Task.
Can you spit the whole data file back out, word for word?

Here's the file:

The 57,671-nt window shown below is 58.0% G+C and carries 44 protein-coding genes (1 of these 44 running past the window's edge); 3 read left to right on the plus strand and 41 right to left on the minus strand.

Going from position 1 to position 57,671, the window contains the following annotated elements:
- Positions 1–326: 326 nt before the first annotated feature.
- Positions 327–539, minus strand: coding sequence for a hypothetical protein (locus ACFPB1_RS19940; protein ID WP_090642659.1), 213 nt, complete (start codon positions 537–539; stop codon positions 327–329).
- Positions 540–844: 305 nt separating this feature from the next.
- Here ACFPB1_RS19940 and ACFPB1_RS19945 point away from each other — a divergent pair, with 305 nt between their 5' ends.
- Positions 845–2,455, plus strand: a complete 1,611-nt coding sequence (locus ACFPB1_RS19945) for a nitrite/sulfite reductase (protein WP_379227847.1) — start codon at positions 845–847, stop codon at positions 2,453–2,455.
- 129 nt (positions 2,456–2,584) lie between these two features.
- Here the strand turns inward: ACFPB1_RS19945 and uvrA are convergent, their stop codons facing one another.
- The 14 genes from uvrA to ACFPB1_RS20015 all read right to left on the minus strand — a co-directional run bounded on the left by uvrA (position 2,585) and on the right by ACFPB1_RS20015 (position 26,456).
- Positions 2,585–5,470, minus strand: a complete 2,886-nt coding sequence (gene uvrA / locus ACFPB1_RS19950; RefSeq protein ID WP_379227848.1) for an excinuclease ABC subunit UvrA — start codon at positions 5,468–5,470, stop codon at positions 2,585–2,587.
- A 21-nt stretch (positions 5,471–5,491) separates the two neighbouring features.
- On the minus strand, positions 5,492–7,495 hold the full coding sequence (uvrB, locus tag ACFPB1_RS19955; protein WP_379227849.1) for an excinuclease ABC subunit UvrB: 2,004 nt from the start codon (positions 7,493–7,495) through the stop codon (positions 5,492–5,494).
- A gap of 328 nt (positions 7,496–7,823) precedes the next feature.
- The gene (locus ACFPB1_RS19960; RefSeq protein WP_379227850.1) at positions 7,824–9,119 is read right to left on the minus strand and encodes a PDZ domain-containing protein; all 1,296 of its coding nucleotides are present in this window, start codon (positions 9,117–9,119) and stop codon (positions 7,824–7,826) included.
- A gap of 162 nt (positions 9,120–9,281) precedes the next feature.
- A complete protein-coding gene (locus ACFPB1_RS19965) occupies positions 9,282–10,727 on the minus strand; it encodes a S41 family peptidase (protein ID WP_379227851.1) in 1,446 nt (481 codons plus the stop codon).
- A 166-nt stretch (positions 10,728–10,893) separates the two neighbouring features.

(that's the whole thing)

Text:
The 57,671-nt window shown below is 58.0% G+C and carries 44 protein-coding genes (1 of these 44 running past the window's edge); 3 read left to right on the plus strand and 41 right to left on the minus strand.

Going from position 1 to position 57,671, the window contains the following annotated elements:
- Positions 1–326: 326 nt before the first annotated feature.
- Positions 327–539, minus strand: coding sequence for a hypothetical protein (locus ACFPB1_RS19940; protein ID WP_090642659.1), 213 nt, complete (start codon positions 537–539; stop codon positions 327–329).
- Positions 540–844: 305 nt separating this feature from the next.
- Here ACFPB1_RS19940 and ACFPB1_RS19945 point away from each other — a divergent pair, with 305 nt between their 5' ends.
- Positions 845–2,455, plus strand: a complete 1,611-nt coding sequence (locus ACFPB1_RS19945) for a nitrite/sulfite reductase (protein WP_379227847.1) — start codon at positions 845–847, stop codon at positions 2,453–2,455.
- 129 nt (positions 2,456–2,584) lie between these two features.
- Here the strand turns inward: ACFPB1_RS19945 and uvrA are convergent, their stop codons facing one another.
- The 14 genes from uvrA to ACFPB1_RS20015 all read right to left on the minus strand — a co-directional run bounded on the left by uvrA (position 2,585) and on the right by ACFPB1_RS20015 (position 26,456).
- Positions 2,585–5,470, minus strand: a complete 2,886-nt coding sequence (gene uvrA / locus ACFPB1_RS19950; RefSeq protein ID WP_379227848.1) for an excinuclease ABC subunit UvrA — start codon at positions 5,468–5,470, stop codon at positions 2,585–2,587.
- A 21-nt stretch (positions 5,471–5,491) separates the two neighbouring features.
- On the minus strand, positions 5,492–7,495 hold the full coding sequence (uvrB, locus tag ACFPB1_RS19955; protein WP_379227849.1) for an excinuclease ABC subunit UvrB: 2,004 nt from the start codon (positions 7,493–7,495) through the stop codon (positions 5,492–5,494).
- A gap of 328 nt (positions 7,496–7,823) precedes the next feature.
- The gene (locus ACFPB1_RS19960; RefSeq protein WP_379227850.1) at positions 7,824–9,119 is read right to left on the minus strand and encodes a PDZ domain-containing protein; all 1,296 of its coding nucleotides are present in this window, start codon (positions 9,117–9,119) and stop codon (positions 7,824–7,826) included.
- A gap of 162 nt (positions 9,120–9,281) precedes the next feature.
- A complete protein-coding gene (locus ACFPB1_RS19965) occupies positions 9,282–10,727 on the minus strand; it encodes a S41 family peptidase (protein ID WP_379227851.1) in 1,446 nt (481 codons plus the stop codon).
- A 166-nt stretch (positions 10,728–10,893) separates the two neighbouring features.